Two weeks ago, a motorcyclist was gunned down while travelling to work. I’m sure many of us agree it was a pointless and senseless death that has not only destroyed the biker’s family by robbing them of a husband and father, but also ruined the life of the man responsible for pulling the trigger and his family, all because of impatience.
Most of us spend vast amounts of our mornings and afternoons chugging along in peak-hour traffic and I’ll be the first to admit I get enraged when a taxi or car pulls in front of me while they’ve been driving in the yellow lane for the last three kilometres. I’ve often pondered what makes them more special than the hundreds of other motorists that need to wait their turn in traffic.
As a motorcyclist, I used to commute to work every day on my two-wheeled machine, come rain or shine. Admittedly it wasn’t my first choice of transportation, purely because of the dangers associated with riding. While it’s easy to cut your travelling time in half by commuting on a motorcycle - not to mention the fuel and operating costs you save - sometimes it’s just not worth the risk.
Angry and frustrated car dwellers aren’t particularly fond of having anyone pass them on the road when they’re not moving. This is why they get so annoyed when you whizz past them on your motorcycle and often cut you off or block your path.
Now, the part that grinds my gears is: the people that do this ‘blocking’ will probably get more annoyed if they found themselves in traffic sitting behind a queue of bikers who are following the line of cars. So why cut them off? They are making your life easier by not being another motorist taking up an entire lane with their car. Also remember these bikers that annoy you don’t have the comfort of a radio, air con and perhaps a hot cup of coffee in traffic. Most of them ride their motorcycles during the week purely on a convenience basis. Weekends are a different story, where it becomes all about fun, the joy of riding and the freedom that comes with it.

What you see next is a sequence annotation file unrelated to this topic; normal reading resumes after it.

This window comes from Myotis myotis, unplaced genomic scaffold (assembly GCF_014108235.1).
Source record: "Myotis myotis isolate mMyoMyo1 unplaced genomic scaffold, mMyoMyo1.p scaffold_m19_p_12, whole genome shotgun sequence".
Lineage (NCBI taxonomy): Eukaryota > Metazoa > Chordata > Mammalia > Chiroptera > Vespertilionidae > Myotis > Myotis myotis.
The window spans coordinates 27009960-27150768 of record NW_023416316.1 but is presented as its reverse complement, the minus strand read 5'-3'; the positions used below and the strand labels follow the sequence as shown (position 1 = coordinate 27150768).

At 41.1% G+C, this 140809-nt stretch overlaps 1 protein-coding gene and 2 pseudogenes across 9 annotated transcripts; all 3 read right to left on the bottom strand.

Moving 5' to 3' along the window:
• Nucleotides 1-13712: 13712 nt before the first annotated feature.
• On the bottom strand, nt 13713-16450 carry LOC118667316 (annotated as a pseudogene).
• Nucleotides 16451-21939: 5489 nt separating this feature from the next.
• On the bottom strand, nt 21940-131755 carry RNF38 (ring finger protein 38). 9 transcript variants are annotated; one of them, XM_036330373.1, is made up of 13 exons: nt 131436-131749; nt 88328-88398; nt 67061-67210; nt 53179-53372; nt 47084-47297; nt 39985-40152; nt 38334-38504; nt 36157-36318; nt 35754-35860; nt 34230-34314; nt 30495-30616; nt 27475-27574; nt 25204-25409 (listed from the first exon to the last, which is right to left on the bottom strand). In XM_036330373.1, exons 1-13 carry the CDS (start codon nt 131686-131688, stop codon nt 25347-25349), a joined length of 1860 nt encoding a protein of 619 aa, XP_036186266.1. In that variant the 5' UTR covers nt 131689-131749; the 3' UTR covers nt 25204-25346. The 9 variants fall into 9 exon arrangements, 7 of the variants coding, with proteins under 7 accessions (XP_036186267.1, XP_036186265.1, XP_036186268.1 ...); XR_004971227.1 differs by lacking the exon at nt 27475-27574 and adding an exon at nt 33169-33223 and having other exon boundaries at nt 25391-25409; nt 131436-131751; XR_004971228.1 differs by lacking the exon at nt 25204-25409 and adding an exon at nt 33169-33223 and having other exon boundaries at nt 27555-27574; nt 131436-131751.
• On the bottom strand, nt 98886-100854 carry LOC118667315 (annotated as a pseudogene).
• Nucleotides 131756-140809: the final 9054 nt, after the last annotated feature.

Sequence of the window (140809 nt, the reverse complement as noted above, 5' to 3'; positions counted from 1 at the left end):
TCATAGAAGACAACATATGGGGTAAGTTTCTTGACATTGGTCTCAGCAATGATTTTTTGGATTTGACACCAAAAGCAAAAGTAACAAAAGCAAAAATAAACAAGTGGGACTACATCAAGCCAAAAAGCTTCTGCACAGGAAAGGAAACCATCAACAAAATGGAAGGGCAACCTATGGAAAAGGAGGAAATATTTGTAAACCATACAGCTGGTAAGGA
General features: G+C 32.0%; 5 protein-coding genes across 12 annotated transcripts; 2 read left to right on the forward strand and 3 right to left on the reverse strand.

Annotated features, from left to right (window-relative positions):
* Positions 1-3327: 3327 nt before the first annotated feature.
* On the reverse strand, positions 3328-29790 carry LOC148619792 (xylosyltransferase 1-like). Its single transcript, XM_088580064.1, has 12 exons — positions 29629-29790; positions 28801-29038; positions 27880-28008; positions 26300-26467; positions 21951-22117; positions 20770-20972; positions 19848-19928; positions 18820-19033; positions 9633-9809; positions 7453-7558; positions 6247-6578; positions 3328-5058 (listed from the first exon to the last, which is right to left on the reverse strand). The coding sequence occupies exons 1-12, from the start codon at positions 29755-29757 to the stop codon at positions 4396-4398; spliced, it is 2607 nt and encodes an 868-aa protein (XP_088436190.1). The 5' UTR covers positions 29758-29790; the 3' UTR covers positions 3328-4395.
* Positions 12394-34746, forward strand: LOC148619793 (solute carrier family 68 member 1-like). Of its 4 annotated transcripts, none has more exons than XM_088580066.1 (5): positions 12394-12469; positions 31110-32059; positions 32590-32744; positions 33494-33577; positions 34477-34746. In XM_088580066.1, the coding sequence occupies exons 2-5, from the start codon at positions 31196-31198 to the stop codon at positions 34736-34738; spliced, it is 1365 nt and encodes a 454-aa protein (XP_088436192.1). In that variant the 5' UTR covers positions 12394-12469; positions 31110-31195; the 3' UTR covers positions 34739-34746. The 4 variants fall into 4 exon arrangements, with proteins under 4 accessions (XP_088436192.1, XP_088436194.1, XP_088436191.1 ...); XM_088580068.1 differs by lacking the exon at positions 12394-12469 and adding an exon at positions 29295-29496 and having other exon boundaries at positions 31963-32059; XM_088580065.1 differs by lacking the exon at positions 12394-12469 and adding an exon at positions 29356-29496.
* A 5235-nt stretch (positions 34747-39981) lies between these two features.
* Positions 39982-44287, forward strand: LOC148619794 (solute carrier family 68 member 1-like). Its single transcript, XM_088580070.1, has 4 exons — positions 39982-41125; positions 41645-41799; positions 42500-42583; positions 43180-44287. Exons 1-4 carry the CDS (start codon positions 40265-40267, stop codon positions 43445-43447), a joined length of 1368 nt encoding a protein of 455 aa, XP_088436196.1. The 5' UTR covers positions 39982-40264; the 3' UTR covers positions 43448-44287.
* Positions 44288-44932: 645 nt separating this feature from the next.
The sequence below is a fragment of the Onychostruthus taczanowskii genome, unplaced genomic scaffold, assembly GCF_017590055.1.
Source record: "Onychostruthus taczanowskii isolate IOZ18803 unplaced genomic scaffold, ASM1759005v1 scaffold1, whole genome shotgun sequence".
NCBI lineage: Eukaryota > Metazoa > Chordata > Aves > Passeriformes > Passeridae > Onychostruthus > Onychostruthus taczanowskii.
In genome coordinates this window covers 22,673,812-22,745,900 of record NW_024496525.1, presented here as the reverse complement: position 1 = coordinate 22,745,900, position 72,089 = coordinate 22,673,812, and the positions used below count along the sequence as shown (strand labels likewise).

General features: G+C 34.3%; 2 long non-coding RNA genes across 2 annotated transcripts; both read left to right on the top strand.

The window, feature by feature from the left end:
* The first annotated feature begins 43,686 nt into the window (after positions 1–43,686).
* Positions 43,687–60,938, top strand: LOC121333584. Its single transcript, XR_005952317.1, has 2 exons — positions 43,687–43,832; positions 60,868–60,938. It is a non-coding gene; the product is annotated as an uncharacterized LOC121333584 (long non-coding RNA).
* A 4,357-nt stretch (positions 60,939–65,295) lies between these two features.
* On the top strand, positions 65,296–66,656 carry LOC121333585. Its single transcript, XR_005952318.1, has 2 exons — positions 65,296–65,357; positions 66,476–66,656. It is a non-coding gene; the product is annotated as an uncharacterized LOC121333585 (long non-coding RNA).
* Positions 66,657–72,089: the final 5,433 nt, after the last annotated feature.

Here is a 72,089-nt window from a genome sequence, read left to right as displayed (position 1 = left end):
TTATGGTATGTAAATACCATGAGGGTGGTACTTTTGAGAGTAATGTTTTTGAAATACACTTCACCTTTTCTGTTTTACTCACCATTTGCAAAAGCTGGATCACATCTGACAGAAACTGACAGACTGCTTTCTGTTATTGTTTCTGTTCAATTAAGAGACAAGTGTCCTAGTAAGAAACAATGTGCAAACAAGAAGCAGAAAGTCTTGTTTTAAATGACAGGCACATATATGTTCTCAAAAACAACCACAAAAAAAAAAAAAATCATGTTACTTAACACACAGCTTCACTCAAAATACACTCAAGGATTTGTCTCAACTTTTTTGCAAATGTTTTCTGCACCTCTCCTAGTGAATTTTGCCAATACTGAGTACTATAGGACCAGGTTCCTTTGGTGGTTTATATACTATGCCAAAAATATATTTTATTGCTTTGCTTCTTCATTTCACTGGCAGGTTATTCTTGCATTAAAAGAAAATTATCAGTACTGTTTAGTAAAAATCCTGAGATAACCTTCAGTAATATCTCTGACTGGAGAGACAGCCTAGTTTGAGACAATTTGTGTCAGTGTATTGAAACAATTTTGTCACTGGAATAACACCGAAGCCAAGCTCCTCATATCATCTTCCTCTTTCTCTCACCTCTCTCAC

You can imagine my horror when I heard the news that a fellow motoring journalist wanted to “kill a biker” after the aforementioned incident on Valentine’s Day. These comments were stupid and uncalled for and has resulted in him being sacked by his current employer, but I feel the results may be everlasting as many motorcyclists fear they now have targets on their backs.
I’m still dumbfounded as to why this person would make such an insensitive comment after knowing that a family has just lost a loved one. Even more worrying is the fact that he should know the power he has as a writer and the chilling statistics of road deaths in South Africa.
He has since gone on to apologise and pledged to give his time to biker events, but truthfully, I’m not sure I would want to share a stage or event with a person with such agendas. Most of us share the same wants and needs: to get to work safely, do our jobs and return home to our loved ones. We don’t want to harm one another because we all share a common purpose.
That’s why speaking to friends and family about the comments made, many feel his apology was insincere and “he did it because he had to.” A shame really, but it takes incidents like this to bring into perspective how bad the repercussions can be for acting without thinking.
As motorists, it’s time we take a serious look at our on-the-road behaviour and the common courtesy that seems to be lacking between fellow South Africans.
It quite simply begins with obeying the rules of the road and showing respect for one another. Some will be better drivers than others, but then it’s the responsibility of both to be understanding. And if you want to rather cruise on the freeway below the legal speed limit, do so in the slower lanes. Don’t be a road hog. And for those bikers who do split lanes, it is also your responsibility to make sure you are seen instead of smashing mirrors off motor cars because the guy in front of you didn’t see you. Rather hoot or just be patient.
It’s easy to preach but I know when I find myself in similar situations, I’m often left pondering whether we’re moving forward as the human race or declining into utter mayhem as the fool in front of me yaps on his cell phone, oblivious to the fact that I’m behind or even next to him on my motorbike and one error from either of us will leave me feeling very sore.
It’s still so early in the year and the high incidents of road-rage reports are a concern. I just hope we have all learned from this sad incident and that it has taught us patience.
We want to know about your road-rage experiences. E-mail us at firstname.lastname@example.org